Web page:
Three divisions down, one more to go — it’s on to the Pacific Division in our Three Questions series! Brendan Porter of Five For Howling answered these for us:
1. The Coyotes made waves this summer by hiring the NHL's youngest GM ever. How have you felt about John Chayka's moves so far?
So far, so good with John Chayka. He's been surprisingly bold for a very young GM, trading for Alex Goligoski's rights rather than letting him get to free agency while getting defenseman Connor Murphy to sign a relatively team friendly six-year deal. He selected or traded for five puck-moving defensemen in this year's draft, which suggests he has a good handle on the direction the game is taking. He even traded up to get Jakob Chychrun, a defenseman whose draft stock in my opinion suffered more from recency bias than any other deficiency in his game.
The big question will be how well he gets along with the other GMs in the league, especially when the Trade Deadline rolls around. I think he did a good job this summer demonstrating he has a serious vision and direction for the team, the question will be how much older GMs want to play ball.
2. The Yotes have a lot of solid young forwards, and a good mix of youth and experience in the defence. Do you think the team's current goaltending tandem is good enough to compete in the future? What is the team's long-term plan in terms of its goalies?
Mike Smith has never really been able to live up to his long-term deal, but when he returned from injury in March he looked way more like the Smith that got the Coyotes to the Western Conference Finals in 2012. In 10 appearances at the end of this season, he allowed two goals or fewer seven times. That's what the Coyotes need from him.
As for the future, Louis Domingue took a big step forward with a .912 save percentage in 39 appearances. He'll have to be better if he wants to be a consistent starter, but at 24 he still has plenty of time to improve. The best prospect in Arizona's system is Portland Winterhawks goaltender Adin Hill, who posted a .917 save percentage in 65 games played. Given the WHL is not exactly known for stingy defense, that's not bad at all. He'll start the season backing up Justin Peters in the AHL, but at 20 years old the only way for him to go is up.
3. Chayka's moves this summer seem to planning for the future, but depending on how the young players develop, the team could surprise in the West. What are you expecting from the team in 2016-17? When would you like to see them become a serious contender?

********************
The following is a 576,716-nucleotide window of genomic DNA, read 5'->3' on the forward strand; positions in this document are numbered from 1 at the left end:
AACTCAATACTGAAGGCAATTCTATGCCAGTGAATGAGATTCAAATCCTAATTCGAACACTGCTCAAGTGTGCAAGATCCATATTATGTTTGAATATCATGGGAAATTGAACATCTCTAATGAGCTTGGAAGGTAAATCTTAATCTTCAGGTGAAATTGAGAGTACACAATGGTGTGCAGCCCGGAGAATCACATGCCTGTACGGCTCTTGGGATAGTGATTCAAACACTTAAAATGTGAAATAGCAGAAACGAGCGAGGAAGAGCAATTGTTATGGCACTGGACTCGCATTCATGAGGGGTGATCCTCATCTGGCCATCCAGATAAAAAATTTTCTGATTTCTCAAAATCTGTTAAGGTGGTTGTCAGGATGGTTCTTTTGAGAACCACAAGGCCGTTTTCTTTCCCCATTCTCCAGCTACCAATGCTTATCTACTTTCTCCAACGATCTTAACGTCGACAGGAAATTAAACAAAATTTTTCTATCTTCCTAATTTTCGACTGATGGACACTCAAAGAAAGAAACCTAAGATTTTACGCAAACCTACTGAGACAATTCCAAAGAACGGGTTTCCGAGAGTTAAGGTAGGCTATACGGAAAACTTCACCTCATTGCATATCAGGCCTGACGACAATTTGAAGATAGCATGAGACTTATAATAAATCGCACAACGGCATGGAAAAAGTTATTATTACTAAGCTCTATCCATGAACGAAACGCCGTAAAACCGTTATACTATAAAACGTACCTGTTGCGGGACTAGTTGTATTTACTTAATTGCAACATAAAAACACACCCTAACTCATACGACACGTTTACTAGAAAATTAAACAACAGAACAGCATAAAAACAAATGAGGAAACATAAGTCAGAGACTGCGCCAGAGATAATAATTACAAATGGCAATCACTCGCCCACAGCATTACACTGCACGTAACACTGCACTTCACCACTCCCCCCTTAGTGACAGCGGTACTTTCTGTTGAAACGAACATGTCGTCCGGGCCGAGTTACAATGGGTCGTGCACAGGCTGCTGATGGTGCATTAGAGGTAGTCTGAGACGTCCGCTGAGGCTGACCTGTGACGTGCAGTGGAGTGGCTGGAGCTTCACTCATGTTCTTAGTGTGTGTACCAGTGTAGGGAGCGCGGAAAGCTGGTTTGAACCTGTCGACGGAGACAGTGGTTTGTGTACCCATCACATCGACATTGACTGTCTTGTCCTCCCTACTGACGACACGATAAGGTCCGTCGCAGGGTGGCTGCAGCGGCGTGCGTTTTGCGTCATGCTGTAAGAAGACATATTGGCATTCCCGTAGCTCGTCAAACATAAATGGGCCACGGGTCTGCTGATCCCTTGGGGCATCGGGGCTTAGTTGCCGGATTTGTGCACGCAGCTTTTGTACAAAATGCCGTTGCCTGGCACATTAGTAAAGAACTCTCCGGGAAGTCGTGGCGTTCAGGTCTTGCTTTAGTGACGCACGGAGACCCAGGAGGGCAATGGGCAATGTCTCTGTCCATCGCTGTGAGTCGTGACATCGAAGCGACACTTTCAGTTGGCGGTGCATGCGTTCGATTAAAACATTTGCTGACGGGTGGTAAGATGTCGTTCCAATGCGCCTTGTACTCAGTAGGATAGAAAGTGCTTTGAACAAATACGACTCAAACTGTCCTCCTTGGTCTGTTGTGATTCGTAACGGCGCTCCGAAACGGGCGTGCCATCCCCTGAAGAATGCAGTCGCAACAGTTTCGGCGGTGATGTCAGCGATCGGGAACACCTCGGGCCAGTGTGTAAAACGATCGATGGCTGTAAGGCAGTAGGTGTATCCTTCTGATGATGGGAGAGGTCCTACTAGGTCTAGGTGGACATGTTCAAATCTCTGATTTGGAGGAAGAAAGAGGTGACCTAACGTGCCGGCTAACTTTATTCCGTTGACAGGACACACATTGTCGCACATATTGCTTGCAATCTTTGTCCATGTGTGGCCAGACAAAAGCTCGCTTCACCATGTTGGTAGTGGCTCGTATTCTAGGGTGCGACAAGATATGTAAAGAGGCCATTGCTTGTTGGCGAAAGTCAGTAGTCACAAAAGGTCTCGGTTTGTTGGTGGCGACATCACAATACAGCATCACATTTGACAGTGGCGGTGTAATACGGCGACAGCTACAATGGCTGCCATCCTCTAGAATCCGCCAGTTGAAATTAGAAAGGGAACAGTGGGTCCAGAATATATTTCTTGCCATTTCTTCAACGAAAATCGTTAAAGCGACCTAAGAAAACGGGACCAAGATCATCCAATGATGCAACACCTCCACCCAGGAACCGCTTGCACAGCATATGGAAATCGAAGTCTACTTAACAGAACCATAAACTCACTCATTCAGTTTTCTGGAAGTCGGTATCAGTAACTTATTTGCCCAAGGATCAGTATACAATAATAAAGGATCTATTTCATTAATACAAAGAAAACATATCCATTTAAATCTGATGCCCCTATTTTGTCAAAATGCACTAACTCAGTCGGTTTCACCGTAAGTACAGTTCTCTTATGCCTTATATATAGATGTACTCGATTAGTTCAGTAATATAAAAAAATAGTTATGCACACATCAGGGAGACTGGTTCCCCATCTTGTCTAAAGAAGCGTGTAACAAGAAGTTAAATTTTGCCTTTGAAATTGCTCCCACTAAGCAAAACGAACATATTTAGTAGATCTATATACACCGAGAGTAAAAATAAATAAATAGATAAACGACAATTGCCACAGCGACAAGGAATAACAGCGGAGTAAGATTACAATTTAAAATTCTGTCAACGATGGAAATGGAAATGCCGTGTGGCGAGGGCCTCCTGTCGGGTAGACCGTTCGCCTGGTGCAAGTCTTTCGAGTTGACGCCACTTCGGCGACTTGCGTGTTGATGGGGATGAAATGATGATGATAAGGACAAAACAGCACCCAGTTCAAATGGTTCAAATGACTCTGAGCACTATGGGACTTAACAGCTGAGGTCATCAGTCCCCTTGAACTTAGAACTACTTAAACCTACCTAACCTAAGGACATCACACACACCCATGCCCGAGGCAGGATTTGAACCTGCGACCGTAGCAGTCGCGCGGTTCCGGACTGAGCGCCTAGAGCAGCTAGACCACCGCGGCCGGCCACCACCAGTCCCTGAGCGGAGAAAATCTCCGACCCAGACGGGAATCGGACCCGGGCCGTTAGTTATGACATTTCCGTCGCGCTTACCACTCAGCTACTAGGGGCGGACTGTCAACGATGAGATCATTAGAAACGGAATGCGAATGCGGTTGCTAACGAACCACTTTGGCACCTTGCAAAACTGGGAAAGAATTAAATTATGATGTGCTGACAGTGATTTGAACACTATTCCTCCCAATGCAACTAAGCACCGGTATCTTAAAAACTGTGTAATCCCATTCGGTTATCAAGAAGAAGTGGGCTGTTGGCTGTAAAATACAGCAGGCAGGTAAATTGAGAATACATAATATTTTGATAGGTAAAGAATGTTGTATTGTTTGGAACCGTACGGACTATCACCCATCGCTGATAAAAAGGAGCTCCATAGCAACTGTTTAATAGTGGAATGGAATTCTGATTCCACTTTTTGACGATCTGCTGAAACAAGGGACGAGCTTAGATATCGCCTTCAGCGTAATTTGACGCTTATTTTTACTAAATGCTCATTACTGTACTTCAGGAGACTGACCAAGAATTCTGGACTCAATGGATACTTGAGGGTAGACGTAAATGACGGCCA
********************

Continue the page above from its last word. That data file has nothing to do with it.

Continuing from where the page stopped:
I think it's reasonable to expect the Coyotes to be in the Wild Card conversation in the Western Conference down the stretch this season. Adding Alex Goligoski should give the Coyotes some blue-line and power play depth they really haven't had since the departure of Keith Yandle. Max Domi and Anthony Duclair will have another year of experience, while at least one of Christian Dvorak or Dylan Strome should land a full-time NHL now that former Senator Antoine Vermette is plying his trade in Anaheim. It wouldn't surprise me if they miss the postseason again, but if they're healthy they should be giving Los Angeles, Winnipeg, and Minnesota a run for their money in the playoff push.
Ideally, the Coyotes would really start being competitive before 2019. which is when Oliver Ekman-Larsson's contract expires. He will only be 28 then, which means he has plenty more seasons competing at a high level. If the Coyotes are close to a Cup, it would be a lot easier to convince OEL to keep his considerable skills in the Valley rather than join another team somewhere else in the league.
Three years is not an unreasonable timeline given the realities of the NHL. At that point, both Strome and Dvorak should be playing full-time, along with Clayton Keller, Christian Fischer, Nick Merkley, and maybe even Conor Garland. On defense, OEL, Goligoski, and Murphy would be joined by the likes of Jakob Chychrun, Anthony DeAngelo, and possibly Cam Dineen.
That's a lot of firepower up and down the lineup, and all of it would be maturing at roughly the same time. That's basically the model that worked for Chicago, Los Angeles, and Tampa Bay. Should all go according to plan, Arizona's window should be wide open right at the time that the windows of major powerhouses like Washington, Los Angeles, and Chicago are closing.
Or all of this could backfire horribly and Arizona could become another Edmonton, squandering highly talented players in the primes of their careers. Either way, we'll find out soon.